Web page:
On June 30, al-Yaqout Media published the second issue of its periodical bulletin “Voice of the Black Continent” (Twitter/G88Daniele, June 30). Titled “The Danger of a Media, Educational and Health War in Nigeria”, it was 26 pages in Arabic and divided into several editorials, the first being on the danger of a media and health war in Nigeria. Then a long editorial compared al-Qaeda and IS and another touched on the importance of leading Muslims on the path of jihad. Finally, the most interesting part was a five-page editorial on the relationship between al-Qaeda and Iran in which Ansaru tried to defend al-Qaeda and refute the accusations from al-Qaeda’s detractors about al-Qaeda and Saif al-Adl’s cooperation with Iran (Akhbaral-Aan, June 9).
The topics covered in the bulletin, particularly this last one, are very notable when considering that Ansaru operates exclusively in Nigeria at present. Nevertheless, Ansaru has loudly and repeatedly enunciated its connection to al-Qaeda over the past seven months. The choice to defend Saif al-Adl may be related to a desire to have him be accepted by al-Qaeda affiliates in Africa as an al-Qaeda leader one day.
Ansaru remains particularly active in the northwestern and north-central areas of Nigeria, with a presence in Kaduna, Ondo, Katsina, Zamfara and footholds in Kogi and Niger. The group is also trying to build trust, provide assistance and essential services, and preach to communities (DailyTrust, May 6). However, it also clashes with Fulani bandits (TribuneNG, May 14). Ansaru is on the rise, and if it can integrate the thousands of bandits in the areas where it operates into disciplined fighters for its operations, strengthen its relationship and trust with the local population, and create strong supportive ties with other African al-Qaeda affiliates, it could position itself as a more relevant competitor to ISWAP.
IS’s Other African Provinces
More than half of the attacks claimed by IS from January to June 2022 were carried out in Africa. In addition to ISWAP, Islamic State in Central Africa Province (ISCAP), which is based in Congo, had 93 attacks; Sinai Province had 60 attacks; Mozambique Province had 58 attacks; Somalia Province had 21 attacks; Sahel Province, which is based in Mali and Niger, had 15 attacks; and Libya Province had two attacks (Jihad Analytics, July 1).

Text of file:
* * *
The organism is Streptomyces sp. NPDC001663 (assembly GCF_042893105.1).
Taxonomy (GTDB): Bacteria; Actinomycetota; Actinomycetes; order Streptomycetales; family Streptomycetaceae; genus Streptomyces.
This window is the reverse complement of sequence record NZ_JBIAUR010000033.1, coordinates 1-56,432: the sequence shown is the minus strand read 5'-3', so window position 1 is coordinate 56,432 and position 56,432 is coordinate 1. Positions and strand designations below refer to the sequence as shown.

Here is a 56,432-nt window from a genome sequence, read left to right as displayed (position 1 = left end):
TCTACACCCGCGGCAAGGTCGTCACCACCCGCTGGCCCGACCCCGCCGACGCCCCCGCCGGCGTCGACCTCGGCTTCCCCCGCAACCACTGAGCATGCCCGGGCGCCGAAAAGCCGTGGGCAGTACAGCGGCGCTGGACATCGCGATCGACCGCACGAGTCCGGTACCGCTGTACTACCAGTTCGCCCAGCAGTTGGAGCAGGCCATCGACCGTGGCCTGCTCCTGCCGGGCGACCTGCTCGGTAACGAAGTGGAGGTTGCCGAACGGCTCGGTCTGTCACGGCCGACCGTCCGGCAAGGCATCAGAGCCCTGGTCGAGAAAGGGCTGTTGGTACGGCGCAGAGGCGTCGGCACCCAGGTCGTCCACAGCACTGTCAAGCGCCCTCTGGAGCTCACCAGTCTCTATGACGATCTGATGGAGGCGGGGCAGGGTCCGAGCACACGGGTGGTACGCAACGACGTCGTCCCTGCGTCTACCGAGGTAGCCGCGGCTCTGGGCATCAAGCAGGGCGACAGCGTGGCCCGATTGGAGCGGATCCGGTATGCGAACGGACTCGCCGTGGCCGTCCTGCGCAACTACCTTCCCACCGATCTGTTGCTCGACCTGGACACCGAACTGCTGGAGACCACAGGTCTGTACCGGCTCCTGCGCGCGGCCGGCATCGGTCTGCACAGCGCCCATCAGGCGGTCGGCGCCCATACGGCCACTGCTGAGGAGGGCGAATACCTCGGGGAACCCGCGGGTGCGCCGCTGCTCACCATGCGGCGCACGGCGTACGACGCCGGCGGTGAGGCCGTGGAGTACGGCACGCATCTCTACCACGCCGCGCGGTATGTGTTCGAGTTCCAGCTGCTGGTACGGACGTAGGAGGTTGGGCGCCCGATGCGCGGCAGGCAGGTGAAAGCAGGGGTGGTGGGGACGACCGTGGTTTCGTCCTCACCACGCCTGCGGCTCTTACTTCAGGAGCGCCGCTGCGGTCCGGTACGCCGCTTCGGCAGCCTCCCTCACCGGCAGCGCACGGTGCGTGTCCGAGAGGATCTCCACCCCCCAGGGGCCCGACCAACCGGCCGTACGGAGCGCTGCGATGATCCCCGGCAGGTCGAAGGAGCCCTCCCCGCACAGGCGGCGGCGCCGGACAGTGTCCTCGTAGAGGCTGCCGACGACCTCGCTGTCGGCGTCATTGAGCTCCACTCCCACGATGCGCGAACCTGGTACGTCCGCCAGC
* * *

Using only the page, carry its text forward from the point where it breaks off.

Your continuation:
Propaganda about other African provinces is not as consistent as for ISWAP, but there have still been respective publications and videos in al-Naba and the IS-affiliated Amaq media agency in recent weeks. In particular, detailed infographics for Sahel Province and Mozambique Province were included in al-Naba issues 343 and 344 (al-Naba, June 16; al-Naba, June 23). Mozambique Province attacks and related propaganda on Amaq and in al-Naba have also increased significantly, especially against Christians. Sahel Province, meanwhile, after a several week-long propaganda vacuum, has also seen increased attention with several photo sets being released by Amaq after major attacks in the regions of Menaka in Mali and Tillaberi in Niger (Twitter/@minaallami, June 22; Twitter/SimNasr, June 18).
ISCAP also saw a sharp increase in propaganda in both video production and photo sets, which confirmed its areas of operation in Congo and Uganda. Sinai Province was also featured several times in al-Naba and in Amaq in June. As Somalia Province conducted only attacks, IS propaganda only detailed the claims and mentioned the attacks in al-Naba.
Regarding al Qaeda’s presence in Africa, there is no daily propaganda, but Sahel-based Jamāʿat Nusrat al-Islām wal-Muslimīn (JNIM) and al-Shabaab use unofficial and local media channels. JNIM, through az-Zallaqa Media, released a video on June 24 in which its deputy leader Hamadou Kouffa accuses Malian Armed Forces (FAMa) and Russia’s Wagner Group of killing hundreds of “unarmed and oppressed” civilians in Mali (JeuneAfrique, April 4). The most wide-reaching propaganda and operations of all al-Qaeda’s African affiliates are, however, those of al-Shabaab. On June 23, its official al-Kataib media agency released a 40-minute video titled “From the Frontiers of Glory #8” (al-Kataib, June 23). It showed multiple groups of fighters marching in different areas of Somalia and engaging in training and large and complex military operations.
It is clear that IS does not have a monopoly in Africa, as evidenced by the propaganda and operations of Ansaru, as well as of JNIM and al-Shabaab. IS’s tributes to its African militants, however, underscore the weight and attention the organization gives to its operations in Africa. In addition, even though ISWAP and Nigeria are the main subject of IS’s attention, one must also recall that besides ISWAP and Ansaru, there is also the faction of the late Abubakar Shekau, which has regained strength through the Bakura faction led by Abu Umaymah near Bama, Gwoza, and the Mandara Mountains alongside the borders of Nigeria and Cameroon (Telegram, May 2). This faction remains a major threat and further undermines any IS monopoly in Nigeria and the Lake Chad region, let alone Africa more broadly.